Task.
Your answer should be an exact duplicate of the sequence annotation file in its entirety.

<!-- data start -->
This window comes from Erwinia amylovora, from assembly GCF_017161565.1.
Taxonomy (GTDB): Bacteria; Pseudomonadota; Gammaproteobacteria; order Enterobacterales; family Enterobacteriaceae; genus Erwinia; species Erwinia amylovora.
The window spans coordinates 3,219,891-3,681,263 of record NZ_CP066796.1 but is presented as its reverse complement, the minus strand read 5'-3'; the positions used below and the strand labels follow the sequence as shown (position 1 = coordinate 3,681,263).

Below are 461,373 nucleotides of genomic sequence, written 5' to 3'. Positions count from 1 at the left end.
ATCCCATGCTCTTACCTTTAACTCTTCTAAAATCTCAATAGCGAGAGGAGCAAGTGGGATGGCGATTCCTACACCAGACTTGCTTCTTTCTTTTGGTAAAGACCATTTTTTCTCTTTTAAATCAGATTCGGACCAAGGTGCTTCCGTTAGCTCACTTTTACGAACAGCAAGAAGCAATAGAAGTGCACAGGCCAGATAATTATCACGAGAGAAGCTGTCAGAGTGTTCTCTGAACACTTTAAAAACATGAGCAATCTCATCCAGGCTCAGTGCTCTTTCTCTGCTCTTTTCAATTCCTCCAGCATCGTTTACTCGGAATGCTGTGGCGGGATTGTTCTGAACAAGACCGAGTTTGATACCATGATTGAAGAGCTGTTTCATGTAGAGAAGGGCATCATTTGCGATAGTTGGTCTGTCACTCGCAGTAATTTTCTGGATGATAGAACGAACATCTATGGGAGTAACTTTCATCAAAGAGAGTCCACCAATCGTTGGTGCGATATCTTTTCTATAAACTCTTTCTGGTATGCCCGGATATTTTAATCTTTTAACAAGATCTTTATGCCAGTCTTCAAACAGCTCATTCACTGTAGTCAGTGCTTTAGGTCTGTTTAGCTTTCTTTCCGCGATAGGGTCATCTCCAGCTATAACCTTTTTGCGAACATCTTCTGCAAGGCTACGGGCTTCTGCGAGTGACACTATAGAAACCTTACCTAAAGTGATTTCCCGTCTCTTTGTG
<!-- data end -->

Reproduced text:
This window comes from Erwinia amylovora, from assembly GCF_017161565.1.
Taxonomy (GTDB): Bacteria; Pseudomonadota; Gammaproteobacteria; order Enterobacterales; family Enterobacteriaceae; genus Erwinia; species Erwinia amylovora.
The window spans coordinates 3,219,891-3,681,263 of record NZ_CP066796.1 but is presented as its reverse complement, the minus strand read 5'-3'; the positions used below and the strand labels follow the sequence as shown (position 1 = coordinate 3,681,263).

Below are 461,373 nucleotides of genomic sequence, written 5' to 3'. Positions count from 1 at the left end.
ATCCCATGCTCTTACCTTTAACTCTTCTAAAATCTCAATAGCGAGAGGAGCAAGTGGGATGGCGATTCCTACACCAGACTTGCTTCTTTCTTTTGGTAAAGACCATTTTTTCTCTTTTAAATCAGATTCGGACCAAGGTGCTTCCGTTAGCTCACTTTTACGAACAGCAAGAAGCAATAGAAGTGCACAGGCCAGATAATTATCACGAGAGAAGCTGTCAGAGTGTTCTCTGAACACTTTAAAAACATGAGCAATCTCATCCAGGCTCAGTGCTCTTTCTCTGCTCTTTTCAATTCCTCCAGCATCGTTTACTCGGAATGCTGTGGCGGGATTGTTCTGAACAAGACCGAGTTTGATACCATGATTGAAGAGCTGTTTCATGTAGAGAAGGGCATCATTTGCGATAGTTGGTCTGTCACTCGCAGTAATTTTCTGGATGATAGAACGAACATCTATGGGAGTAACTTTCATCAAAGAGAGTCCACCAATCGTTGGTGCGATATCTTTTCTATAAACTCTTTCTGGTATGCCCGGATATTTTAATCTTTTAACAAGATCTTTATGCCAGTCTTCAAACAGCTCATTCACTGTAGTCAGTGCTTTAGGTCTGTTTAGCTTTCTTTCCGCGATAGGGTCATCTCCAGCTATAACCTTTTTGCGAACATCTTCTGCAAGGCTACGGGCTTCTGCGAGTGACACTATAGAAACCTTACCTAAAGTGATTTCCCGTCTCTTTGTG